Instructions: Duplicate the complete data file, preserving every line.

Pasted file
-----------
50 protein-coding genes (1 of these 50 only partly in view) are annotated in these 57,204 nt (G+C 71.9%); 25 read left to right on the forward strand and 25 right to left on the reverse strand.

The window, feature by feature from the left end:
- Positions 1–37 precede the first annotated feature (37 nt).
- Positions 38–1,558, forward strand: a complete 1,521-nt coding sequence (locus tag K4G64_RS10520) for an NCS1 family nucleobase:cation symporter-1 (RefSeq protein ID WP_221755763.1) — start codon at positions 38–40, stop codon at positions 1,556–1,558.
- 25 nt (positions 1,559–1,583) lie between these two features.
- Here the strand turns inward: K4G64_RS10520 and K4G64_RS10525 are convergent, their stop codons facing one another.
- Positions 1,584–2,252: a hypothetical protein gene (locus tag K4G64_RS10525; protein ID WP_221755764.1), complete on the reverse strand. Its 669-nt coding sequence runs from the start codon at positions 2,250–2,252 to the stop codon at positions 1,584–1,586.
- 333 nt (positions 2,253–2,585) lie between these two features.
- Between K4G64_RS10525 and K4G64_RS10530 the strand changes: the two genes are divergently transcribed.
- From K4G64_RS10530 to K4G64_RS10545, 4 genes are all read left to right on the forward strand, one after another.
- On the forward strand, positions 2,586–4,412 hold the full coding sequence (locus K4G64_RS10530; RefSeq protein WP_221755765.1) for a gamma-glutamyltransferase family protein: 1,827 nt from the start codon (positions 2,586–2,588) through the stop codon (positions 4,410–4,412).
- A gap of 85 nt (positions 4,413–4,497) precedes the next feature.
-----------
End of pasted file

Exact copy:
50 protein-coding genes (1 of these 50 only partly in view) are annotated in these 57,204 nt (G+C 71.9%); 25 read left to right on the forward strand and 25 right to left on the reverse strand.

The window, feature by feature from the left end:
- Positions 1–37 precede the first annotated feature (37 nt).
- Positions 38–1,558, forward strand: a complete 1,521-nt coding sequence (locus tag K4G64_RS10520) for an NCS1 family nucleobase:cation symporter-1 (RefSeq protein ID WP_221755763.1) — start codon at positions 38–40, stop codon at positions 1,556–1,558.
- 25 nt (positions 1,559–1,583) lie between these two features.
- Here the strand turns inward: K4G64_RS10520 and K4G64_RS10525 are convergent, their stop codons facing one another.
- Positions 1,584–2,252: a hypothetical protein gene (locus tag K4G64_RS10525; protein ID WP_221755764.1), complete on the reverse strand. Its 669-nt coding sequence runs from the start codon at positions 2,250–2,252 to the stop codon at positions 1,584–1,586.
- 333 nt (positions 2,253–2,585) lie between these two features.
- Between K4G64_RS10525 and K4G64_RS10530 the strand changes: the two genes are divergently transcribed.
- From K4G64_RS10530 to K4G64_RS10545, 4 genes are all read left to right on the forward strand, one after another.
- On the forward strand, positions 2,586–4,412 hold the full coding sequence (locus K4G64_RS10530; RefSeq protein WP_221755765.1) for a gamma-glutamyltransferase family protein: 1,827 nt from the start codon (positions 2,586–2,588) through the stop codon (positions 4,410–4,412).
- A gap of 85 nt (positions 4,413–4,497) precedes the next feature.